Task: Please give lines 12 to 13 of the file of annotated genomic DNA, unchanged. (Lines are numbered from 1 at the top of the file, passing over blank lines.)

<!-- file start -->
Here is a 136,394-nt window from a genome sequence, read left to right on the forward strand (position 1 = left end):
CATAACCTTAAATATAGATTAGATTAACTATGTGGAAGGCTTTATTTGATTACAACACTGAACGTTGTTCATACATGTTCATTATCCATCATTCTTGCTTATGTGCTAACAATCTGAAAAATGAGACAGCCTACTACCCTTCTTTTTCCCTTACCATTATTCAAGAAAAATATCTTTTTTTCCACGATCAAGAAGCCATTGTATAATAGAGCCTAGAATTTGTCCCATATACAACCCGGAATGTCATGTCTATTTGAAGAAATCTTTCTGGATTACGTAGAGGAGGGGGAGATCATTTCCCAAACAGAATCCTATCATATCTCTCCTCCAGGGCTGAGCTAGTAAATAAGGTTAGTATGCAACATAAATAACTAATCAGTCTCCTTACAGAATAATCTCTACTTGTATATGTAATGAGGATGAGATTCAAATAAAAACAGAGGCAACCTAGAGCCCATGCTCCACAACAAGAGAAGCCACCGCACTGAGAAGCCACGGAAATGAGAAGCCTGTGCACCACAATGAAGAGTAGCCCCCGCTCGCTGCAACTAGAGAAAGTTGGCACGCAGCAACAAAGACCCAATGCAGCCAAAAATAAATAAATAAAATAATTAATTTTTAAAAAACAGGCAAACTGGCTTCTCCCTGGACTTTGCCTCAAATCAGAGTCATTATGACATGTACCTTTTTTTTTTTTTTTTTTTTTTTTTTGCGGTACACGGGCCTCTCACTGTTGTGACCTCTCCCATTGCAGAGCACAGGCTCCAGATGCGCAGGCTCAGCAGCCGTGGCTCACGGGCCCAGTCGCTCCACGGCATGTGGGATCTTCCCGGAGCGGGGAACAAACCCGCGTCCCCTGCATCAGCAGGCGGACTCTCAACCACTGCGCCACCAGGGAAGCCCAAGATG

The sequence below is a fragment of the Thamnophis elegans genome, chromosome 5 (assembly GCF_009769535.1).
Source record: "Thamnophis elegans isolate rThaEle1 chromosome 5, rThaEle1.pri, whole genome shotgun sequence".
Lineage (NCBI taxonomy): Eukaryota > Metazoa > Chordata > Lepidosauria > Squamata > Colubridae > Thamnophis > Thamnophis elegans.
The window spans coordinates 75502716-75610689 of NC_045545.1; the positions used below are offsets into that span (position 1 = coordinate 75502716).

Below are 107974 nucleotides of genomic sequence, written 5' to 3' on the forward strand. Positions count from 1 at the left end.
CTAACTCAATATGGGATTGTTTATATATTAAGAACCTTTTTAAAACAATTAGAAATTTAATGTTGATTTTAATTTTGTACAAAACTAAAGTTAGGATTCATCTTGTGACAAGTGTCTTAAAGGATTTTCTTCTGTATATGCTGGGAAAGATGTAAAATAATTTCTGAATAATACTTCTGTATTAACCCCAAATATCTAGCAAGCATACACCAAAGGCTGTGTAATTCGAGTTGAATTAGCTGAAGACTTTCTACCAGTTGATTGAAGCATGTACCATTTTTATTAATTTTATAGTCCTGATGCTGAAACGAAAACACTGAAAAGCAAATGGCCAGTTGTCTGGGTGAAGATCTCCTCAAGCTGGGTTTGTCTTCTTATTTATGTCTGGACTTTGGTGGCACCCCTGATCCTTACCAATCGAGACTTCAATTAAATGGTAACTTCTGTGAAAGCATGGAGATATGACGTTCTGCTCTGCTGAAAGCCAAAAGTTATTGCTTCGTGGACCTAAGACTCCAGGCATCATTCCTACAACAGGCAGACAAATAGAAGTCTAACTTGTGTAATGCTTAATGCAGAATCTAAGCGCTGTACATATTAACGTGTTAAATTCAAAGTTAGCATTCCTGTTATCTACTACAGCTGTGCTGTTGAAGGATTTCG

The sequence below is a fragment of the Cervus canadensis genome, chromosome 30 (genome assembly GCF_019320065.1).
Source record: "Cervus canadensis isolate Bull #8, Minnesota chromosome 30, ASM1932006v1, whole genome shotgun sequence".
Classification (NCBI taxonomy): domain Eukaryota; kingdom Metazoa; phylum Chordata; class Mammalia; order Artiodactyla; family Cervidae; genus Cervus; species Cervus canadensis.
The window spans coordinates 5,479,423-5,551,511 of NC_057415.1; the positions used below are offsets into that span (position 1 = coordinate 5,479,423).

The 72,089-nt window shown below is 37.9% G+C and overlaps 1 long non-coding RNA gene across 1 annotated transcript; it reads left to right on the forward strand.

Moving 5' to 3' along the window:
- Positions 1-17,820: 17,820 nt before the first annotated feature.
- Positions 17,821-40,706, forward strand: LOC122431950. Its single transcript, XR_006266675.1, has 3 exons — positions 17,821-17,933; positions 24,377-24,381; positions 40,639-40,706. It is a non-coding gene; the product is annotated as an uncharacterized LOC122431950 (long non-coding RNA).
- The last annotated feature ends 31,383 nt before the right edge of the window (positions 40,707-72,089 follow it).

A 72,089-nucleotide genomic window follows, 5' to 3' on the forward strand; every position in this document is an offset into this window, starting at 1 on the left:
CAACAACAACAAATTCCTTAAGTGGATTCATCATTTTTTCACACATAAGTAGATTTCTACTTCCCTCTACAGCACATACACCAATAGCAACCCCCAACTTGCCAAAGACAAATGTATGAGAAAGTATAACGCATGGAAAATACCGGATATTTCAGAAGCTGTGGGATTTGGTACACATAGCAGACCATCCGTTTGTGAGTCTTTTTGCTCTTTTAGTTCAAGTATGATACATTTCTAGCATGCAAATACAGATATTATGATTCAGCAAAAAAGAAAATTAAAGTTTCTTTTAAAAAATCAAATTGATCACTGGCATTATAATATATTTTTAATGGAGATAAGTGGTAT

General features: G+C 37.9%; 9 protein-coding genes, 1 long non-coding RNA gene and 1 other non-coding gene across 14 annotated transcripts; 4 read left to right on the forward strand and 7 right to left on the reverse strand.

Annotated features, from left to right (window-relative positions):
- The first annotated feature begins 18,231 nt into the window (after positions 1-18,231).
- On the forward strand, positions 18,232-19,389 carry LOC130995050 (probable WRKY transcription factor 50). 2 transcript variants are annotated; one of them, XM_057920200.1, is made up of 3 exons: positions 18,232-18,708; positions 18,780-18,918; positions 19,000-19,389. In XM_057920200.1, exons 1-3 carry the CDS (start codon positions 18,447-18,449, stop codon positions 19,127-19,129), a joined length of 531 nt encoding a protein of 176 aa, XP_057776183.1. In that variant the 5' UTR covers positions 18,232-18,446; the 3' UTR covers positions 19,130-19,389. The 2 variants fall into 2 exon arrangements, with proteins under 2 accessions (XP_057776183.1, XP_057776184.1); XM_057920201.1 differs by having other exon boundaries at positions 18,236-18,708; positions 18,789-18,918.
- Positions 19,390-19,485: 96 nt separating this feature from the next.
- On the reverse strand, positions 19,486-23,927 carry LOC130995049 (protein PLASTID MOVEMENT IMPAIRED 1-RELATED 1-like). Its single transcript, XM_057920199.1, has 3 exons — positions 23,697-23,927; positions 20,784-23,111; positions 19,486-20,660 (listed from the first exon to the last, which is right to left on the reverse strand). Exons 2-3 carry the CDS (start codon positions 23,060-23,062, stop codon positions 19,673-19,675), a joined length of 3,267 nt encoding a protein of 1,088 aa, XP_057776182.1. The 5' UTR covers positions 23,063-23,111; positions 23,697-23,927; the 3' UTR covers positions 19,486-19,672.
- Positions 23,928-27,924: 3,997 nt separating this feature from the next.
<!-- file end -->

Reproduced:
The window spans coordinates 5,479,423-5,551,511 of NC_057415.1; the positions used below are offsets into that span (position 1 = coordinate 5,479,423).

The 72,089-nt window shown below is 37.9% G+C and overlaps 1 long non-coding RNA gene across 1 annotated transcript; it reads left to right on the forward strand.